I recently had a conversation with someone who just started photography. He saw I was using a flash on my camera (bounced off the ceiling) and was curious as to why I did this, rather than “just turn on the lights.” When told the answer, he dismissed it as a pointless exercise. I needed evidence!

So here we are, the evidence. I took out a single flash and some AA batteries along with a pair of 500w halogen security lights (normally used in the studio for video work) and did some comparisons.

That image is taken using in a room lit with 1000w of halogen light. It was VERY bright and HOT in the room. As you see, I set the camera at settings that allowed a reasonable exposure of the scene.

I then set up a flash as the same location (1m from the targets by the way!) I adjusted the flash to a power level that got me a close match to the photo taken using the halogen lights. The camera was not adjusted in any way. The end result was a reasonable match when the flash was as its 1/128th power level, which is as low as it can go.


As a comparison I adjusted the flash up to full power. This time I did need to adjust the camera to return the scene to being “properly exposed.” In actual fact, I could not expose the scene correctly as the flash was FAR too powerful. Even with the camera and lens closed down to allow in the minimum of light possible then scene was over exposed.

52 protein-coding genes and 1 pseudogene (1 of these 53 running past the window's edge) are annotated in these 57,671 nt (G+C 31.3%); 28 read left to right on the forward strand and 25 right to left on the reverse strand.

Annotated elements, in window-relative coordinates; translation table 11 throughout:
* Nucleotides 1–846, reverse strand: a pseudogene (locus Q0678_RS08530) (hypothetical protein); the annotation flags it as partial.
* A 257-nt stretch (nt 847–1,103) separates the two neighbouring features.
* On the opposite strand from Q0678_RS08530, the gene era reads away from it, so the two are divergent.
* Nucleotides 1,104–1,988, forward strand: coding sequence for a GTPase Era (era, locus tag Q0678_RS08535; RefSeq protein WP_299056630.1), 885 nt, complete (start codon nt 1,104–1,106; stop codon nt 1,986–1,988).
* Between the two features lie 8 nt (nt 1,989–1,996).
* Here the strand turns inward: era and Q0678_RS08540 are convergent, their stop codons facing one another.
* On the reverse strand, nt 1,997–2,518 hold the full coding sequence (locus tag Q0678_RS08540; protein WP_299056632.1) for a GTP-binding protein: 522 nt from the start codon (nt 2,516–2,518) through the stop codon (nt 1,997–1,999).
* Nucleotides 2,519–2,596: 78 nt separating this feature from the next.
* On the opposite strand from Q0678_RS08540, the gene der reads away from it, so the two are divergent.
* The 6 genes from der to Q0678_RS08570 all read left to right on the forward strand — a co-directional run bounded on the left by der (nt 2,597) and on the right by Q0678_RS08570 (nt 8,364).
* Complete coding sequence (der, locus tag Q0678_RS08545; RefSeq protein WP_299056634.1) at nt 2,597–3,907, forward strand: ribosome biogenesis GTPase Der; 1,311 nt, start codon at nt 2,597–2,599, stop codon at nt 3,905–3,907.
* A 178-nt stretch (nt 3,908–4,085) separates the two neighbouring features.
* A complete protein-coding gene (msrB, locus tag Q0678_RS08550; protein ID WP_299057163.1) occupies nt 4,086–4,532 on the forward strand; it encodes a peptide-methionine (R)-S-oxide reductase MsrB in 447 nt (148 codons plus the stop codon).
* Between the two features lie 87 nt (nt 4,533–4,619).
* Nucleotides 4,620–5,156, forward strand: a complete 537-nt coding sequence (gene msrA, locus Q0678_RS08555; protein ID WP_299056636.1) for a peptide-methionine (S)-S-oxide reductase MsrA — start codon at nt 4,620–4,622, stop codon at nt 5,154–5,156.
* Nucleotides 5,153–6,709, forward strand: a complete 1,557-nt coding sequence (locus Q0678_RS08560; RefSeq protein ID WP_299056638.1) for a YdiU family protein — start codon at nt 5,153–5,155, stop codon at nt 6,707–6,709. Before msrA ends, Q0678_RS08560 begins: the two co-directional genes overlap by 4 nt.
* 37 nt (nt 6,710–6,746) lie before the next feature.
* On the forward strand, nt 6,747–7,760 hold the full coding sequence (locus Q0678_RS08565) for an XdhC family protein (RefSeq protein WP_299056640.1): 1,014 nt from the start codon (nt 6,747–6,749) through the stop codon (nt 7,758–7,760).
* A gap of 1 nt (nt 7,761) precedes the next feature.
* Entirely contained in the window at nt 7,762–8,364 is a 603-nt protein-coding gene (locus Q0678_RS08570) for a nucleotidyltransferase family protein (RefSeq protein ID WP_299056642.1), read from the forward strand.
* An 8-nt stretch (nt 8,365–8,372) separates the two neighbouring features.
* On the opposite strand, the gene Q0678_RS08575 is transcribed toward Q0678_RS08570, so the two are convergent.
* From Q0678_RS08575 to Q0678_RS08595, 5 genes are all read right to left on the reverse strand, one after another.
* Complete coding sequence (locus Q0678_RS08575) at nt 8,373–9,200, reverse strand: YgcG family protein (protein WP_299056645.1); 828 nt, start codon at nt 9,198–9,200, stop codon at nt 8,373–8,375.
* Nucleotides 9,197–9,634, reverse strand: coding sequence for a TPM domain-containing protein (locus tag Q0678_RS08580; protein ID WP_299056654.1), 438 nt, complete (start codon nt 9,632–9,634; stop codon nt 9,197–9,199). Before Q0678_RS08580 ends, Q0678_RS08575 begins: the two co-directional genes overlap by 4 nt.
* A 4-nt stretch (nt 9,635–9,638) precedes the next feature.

Now, to put this into context.
The halogen light was at 1000w of power, which is probably 10 times what a typical front room has. The flash was at 1/128th of its power capability to match this, showing that the flash is MUCH more powerful and capable of lighting a scene than any constant light. In technical terms, the flash is around 6-7 stops more powerful than a 1000w halogen, or 10 stops more powerful than your typical room light. A stop is a “doubling of light” in basic photographic terms, which mean a typical flash on full power delivers over 1000 times the power of light you have in your living room.

All cameras need good light to get a good photo. Poor, or low light, will most often result in a poor photograph. There are ways to compensate for low light, but there are always losses as well as gains. Expect more noise in your photos or blurred scene. However you look at it, flashes are far superior to light bulbs.

(The photos for the examples are simple comparison shots, and are simply to demonstrate the power differences between the two sources.)

(279)

Be Sociable, Share!